The mid 90’s to mid 00’s was the decade in gaming where any place and profession was taken and turned into a video PC simulation game with the word ‘Sim’ at the start or ‘Tycoon’ at the end. Sim City, Sim Farm, Rollercoaster Tycoon, Railroad Tycoon, Golf Resort Tycoon (to name but a very small percentage of them) and of course Zoo Tycoon.
The game followed the same usual premise that all Tycoon games followed which involved designing and building a zoo, making sure the animals were happy, and of course pleasing park guests and making money. The game was well received, and it spawned two add-on packs, a sequel (with two add-ons of its own), two Nintendo DS versions and a mobile spin off.
And now, a launch title for the shiny new Xbox One, we have ‘Zoo Tycoon’. They didn’t exactly reinvent the name, but what about the game?
Fans of the series are fans for obvious reasons: they love designing their own zoo and watching as it flourishes, the animals reproduce, and they make some virtual coinage.
So, when the game was announced and the developers were revealed to be Frontier Developments, the team behind Kinectimals, excitement turned into nervous anticipation. From a company known for producing Kinect based motion control games, what sort of ‘Tycoon’ game would Zoo Tycoon turn out to be?
Early trailers showed very little building and designing, and focused heavily on interacting with the animals within your zoo. While animal interaction is a nice feature and allows for a little emotional investment, it shouldn’t be the main focus of the game. Tycoon gamers want to play a Tycoon game for the Tycoon aspects, so the game needs to be a Tycoon game first and a Kinect game second. If gamers want to interact with animals then they have Kinectimals already available.
What we have come to love in the series is lacking here. Gone is total zoo management – from completely customizable enclosures and layout to staff and refreshment stands, the original game allowed you to do whatever you wanted, however you wanted.
Zoo Tycoon for Xbox One holds your hand and does almost everything for you. Instead of building your own fences, you choose between 3 different sizes of enclosure. Yes, you can rotate the enclosure, but what if I want it to be an L shape, or sunk in to the ground, or have a bridge across it?
You also have to put up with the game choosing where paths will go for you, which means a large portion of your zoo will be made up of unneeded paths and great big empty gaps which you cannot fill. Animals are easy to please and there are a several pre-made tools you can fill your enclosures with to entertain and feed them. And make sure you build something so your animal can feed itself, otherwise you have to do it for them.
That’s right, in a zoo filled with dozens of different species, you have to feed all the animals by hand.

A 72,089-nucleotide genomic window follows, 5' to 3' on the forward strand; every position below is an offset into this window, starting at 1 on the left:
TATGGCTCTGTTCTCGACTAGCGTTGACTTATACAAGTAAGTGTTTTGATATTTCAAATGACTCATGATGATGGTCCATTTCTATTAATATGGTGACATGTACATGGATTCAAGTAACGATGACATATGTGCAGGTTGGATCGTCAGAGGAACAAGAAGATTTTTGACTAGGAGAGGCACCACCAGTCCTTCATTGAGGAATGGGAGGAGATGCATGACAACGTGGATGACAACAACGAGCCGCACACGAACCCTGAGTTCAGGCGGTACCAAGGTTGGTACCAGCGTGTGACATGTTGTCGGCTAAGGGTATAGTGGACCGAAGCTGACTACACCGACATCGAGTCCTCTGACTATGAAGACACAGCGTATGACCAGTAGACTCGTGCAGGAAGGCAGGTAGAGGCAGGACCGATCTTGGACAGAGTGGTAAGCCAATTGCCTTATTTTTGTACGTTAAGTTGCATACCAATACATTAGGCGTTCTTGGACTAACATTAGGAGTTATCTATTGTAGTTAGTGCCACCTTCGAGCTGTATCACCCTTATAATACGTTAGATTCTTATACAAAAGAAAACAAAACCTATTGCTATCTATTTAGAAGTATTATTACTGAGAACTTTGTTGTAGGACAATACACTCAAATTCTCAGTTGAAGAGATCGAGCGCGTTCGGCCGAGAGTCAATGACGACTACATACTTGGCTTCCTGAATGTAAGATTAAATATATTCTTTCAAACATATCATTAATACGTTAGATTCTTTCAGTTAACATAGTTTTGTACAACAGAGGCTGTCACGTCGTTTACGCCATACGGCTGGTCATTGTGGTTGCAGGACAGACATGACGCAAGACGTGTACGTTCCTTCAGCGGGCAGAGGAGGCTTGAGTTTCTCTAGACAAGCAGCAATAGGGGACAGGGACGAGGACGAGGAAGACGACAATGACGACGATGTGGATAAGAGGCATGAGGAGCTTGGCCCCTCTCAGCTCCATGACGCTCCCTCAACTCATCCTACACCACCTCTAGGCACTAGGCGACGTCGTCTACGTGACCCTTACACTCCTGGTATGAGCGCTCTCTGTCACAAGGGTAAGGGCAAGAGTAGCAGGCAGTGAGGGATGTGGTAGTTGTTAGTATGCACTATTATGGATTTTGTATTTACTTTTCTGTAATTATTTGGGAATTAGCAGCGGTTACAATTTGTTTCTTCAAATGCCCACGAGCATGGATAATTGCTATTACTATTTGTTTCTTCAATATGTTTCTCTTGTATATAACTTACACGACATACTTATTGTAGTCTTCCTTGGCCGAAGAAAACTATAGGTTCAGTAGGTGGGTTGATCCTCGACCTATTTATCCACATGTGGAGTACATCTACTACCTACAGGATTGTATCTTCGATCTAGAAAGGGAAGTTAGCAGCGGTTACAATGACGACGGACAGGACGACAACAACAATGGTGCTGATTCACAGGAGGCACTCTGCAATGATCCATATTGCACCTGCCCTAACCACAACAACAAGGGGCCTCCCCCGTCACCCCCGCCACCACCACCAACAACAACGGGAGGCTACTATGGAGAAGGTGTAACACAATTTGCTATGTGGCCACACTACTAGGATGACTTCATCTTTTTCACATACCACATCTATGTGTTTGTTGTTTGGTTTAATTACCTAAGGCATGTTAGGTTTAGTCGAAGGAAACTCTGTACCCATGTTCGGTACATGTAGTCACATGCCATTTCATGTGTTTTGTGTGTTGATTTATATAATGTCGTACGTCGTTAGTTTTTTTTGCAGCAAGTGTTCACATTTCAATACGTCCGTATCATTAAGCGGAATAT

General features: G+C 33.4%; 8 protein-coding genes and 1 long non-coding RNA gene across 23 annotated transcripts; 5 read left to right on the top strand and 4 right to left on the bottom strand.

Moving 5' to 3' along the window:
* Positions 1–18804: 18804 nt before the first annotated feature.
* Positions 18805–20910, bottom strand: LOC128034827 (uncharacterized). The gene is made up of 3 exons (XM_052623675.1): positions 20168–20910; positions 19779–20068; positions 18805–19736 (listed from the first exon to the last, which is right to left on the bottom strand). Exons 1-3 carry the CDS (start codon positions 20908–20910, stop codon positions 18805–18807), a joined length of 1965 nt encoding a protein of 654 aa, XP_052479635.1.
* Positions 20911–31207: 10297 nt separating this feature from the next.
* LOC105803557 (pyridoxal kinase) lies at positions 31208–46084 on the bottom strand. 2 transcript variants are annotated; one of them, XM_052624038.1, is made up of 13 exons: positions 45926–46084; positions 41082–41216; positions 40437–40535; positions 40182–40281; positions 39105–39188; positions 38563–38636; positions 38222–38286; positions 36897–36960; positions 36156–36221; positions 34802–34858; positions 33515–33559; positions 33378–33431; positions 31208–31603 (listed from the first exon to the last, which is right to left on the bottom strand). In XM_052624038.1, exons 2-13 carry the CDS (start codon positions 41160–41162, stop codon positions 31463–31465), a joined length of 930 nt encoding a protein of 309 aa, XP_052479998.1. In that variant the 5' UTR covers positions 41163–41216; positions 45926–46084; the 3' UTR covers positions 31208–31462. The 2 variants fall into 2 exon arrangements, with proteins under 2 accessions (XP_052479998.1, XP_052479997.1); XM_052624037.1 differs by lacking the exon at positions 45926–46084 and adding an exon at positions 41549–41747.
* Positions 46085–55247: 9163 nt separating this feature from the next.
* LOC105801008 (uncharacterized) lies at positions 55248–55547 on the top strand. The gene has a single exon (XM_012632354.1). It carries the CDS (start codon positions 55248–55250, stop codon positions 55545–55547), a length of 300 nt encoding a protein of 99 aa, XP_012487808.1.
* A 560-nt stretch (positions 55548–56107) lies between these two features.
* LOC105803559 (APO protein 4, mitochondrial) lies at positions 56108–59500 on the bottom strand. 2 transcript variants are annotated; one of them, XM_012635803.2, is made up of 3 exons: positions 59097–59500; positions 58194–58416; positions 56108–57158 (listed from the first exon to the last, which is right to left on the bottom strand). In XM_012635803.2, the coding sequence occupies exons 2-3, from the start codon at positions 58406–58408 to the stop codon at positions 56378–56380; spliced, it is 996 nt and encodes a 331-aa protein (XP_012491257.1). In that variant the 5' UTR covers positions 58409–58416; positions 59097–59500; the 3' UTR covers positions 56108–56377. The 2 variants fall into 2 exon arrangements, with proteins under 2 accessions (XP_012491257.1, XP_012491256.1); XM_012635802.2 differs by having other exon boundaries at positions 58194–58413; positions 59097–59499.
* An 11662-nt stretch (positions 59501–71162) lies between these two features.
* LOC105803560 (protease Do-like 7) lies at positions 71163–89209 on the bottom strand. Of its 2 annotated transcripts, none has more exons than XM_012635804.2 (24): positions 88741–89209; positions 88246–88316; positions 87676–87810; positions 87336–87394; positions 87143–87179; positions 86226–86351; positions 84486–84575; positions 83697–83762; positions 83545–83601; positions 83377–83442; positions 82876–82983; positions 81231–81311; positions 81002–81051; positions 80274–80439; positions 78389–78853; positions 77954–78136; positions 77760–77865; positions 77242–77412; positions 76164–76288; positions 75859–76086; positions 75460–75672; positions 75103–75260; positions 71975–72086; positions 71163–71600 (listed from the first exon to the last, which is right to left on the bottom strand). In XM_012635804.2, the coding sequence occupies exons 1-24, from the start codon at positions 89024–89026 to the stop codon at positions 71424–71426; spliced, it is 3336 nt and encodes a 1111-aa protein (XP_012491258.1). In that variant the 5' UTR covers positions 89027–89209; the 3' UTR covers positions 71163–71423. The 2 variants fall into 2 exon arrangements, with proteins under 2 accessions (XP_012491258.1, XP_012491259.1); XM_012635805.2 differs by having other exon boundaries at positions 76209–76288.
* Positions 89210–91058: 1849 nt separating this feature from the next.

It is details such as this which make Zoo Tycoon somewhat tedious at times. The simple game mechanics mean you can throw a huge zoo together in a relatively small amount of time, but unless you have the money behind you, you have to tend to each of the animals yourself using the Kinect (and thankfully the controller for the lazier gamers among us – that includes me).
Thankfully there is the option later in the game to hire keepers, but it comes too late in to salvage away from any ill feeling I have already amassed.
While the design mechanic is easy and something even very small children won’t have any problem in using, the menu system leaves much to be desired. It is clunky, awkward and frustrating, and the children who would be happy dropping enclosures here, there and everywhere and suddenly alienated from playing by a menu system which even I struggle to get my head around. They say sim games are not suited to be played on consoles, and Zoo Tycoon on Xbox One is the perfect example as to why that statement is true. Until the Xbox One introduces a mouse peripheral (which, quite frankly, I am surprised they haven’t already) then sim games should largely be avoided.
It isn’t all doom and gloom for Zoo Tycoon. The game looks great, and the ability to walk, and even drive, around your own zoo is a surprisingly fun feature. The ability to kill zoo guests Grand Theft Auto style is unfortunately lacking, however.
The animals are well animated and designed, and if you were a fan of Kinectimals on Xbox 360 then you should have a better experience with Zoo Tycoon than die hard sim game fans will. Kinect is used to feed, clean, play and even pull faces at the animals, which is a pretty cool feature for movement control fanatics.
There is a campaign mode, which is surprisingly unfulfilling, as well as a sandbox mode which can get tiring after a very short while. The only thing which prevented me from turning the game off was whistling to call my little animal buggy, which flies in from off screen, and then zipping around my park. That small feature is better than the rest of the game in its entirety, which is a very sad position for a long-time fan of the series to be in.
Online play is limited, with the option to visit and contribute to friends zoos. But if you’re like me, you probably don’t even have any friends who own a copy of Zoo Tycoon on Xbox One to begin with.
The game looks fantastic, but plays poorly. If they decide to give this game another go, then they need to take a good, long look at what made the original game so great. If you want to make a Kinect game, then make Kinectimals 2.
Have you played Zoo Tycoon? Let us know what you think!
Article by - Mike Jeavons
Update Date: 12/17/2013